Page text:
“And I am the best film director in the world. I’m not sure if God is the best God in the world.”
So said Lars von Trier, just cold provokin' at the apparently hilariously combative Cannes press conference following the bow of his Antichrist, a movie in which grieving mother Charlotte Gainsbourg does horrible things to genitals (hers and hubby Willem Dafoe's), and which has provoked the most divisive reaction of any Cannes movie in recent memory: heavy boos, defiant applause, and hysterical laughter (at the ending title card dedicating the film to Andrei Tarkovsky).
The very first question of the press conference: “Would you please, for my benefit, explain — and justify — why you made this movie?”
The reviews are in, some of them; the best line so far is the Canadian critic who describes it as "Bergman meets Saw", or else Jonatham Romney's Antonin Artaud-meets-Stephen King formulation. The response seems split into roughly equal camps of vitriol at a mean-spirited, misogynist work; befuddlement at an overheated cock-up; serious admiration of a challenging work; and amusement at the absurdly oversized provocation, and the intense division of the reaction.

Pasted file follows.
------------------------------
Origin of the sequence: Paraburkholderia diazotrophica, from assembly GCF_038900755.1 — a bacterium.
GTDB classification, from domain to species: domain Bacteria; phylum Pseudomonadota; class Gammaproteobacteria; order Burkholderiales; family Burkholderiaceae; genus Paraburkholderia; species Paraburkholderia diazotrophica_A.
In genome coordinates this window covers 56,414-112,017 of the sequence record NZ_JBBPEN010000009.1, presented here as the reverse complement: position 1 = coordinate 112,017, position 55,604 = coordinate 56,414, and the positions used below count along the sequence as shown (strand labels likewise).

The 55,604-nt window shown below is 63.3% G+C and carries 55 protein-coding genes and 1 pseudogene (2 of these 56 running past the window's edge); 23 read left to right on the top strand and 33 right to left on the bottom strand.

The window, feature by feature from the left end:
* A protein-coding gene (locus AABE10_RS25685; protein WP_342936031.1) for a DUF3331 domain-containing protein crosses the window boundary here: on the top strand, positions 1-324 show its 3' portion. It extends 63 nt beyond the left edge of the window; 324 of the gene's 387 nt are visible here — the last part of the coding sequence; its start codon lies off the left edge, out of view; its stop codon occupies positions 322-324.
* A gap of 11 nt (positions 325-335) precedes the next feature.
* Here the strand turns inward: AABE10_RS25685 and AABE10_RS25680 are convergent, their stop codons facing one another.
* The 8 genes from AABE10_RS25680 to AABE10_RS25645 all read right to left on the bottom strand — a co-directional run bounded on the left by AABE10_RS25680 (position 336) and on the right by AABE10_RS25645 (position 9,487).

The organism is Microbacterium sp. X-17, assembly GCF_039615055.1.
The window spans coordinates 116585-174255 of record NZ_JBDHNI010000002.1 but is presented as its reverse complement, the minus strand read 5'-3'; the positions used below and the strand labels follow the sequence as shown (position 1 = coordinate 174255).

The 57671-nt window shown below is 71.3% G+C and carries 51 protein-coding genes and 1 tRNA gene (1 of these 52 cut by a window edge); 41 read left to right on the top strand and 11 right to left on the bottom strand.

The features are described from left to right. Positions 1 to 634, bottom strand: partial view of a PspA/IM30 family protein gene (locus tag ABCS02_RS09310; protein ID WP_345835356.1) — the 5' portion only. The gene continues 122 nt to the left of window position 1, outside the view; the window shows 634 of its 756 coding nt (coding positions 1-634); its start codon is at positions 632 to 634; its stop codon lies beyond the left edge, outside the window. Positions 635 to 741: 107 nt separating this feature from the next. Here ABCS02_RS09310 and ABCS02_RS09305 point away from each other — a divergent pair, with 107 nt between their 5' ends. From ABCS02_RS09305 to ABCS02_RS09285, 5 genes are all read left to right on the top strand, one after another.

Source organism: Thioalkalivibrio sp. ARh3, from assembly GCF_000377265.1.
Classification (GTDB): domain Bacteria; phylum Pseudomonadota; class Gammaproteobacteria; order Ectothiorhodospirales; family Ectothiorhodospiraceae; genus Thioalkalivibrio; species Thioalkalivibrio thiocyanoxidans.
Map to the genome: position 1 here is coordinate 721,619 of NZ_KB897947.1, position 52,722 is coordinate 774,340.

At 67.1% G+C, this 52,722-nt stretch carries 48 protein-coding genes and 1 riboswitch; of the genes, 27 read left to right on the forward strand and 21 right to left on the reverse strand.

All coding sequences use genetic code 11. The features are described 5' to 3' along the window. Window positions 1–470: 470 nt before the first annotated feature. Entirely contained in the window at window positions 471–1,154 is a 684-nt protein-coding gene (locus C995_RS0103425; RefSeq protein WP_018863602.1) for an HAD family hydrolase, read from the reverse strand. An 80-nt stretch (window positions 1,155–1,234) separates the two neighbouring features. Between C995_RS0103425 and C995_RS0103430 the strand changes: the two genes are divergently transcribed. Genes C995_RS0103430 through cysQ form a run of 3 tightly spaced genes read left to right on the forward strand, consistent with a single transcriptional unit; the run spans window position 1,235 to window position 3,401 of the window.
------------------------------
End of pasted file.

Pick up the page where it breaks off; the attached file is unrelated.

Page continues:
Writing for ArtForum, Melissa Anderson notes the coincidence of Antichrist screening for a Cannes jury presided over by Isabelle Huppert, who, after all, "was awarded the Best Actress prize at Cannes in 2001 for Michael Haneke’s The Piano Teacher — a role that also required sharp objects applied Down There." Could Antichrist win the Palme d'Or? You know what, I'm going to say, sight unseen, that I hope it does, because why the fuck not.
Whether he consciously intends this or not, Lars von Trier's entire career is a performance art piece designed to explore the lengths to which right-thinking people will (or will not) go to justify not despising and rejecting movies that exist for the sole purpose of being despised and rejected by right-thinking people.
At least, that's my own justification.
I will almost certainly dislike this movie, provided that I go into it attempting to take it seriously. But at least Lars flaunts the fact that he's a snake-oil salesman spitting zero-sum cynicism right back in his audience's face. His arrogance is almost admirable, in a way. Funny Games would have been improved immeasurably by "Young Americans" playing over the end credits.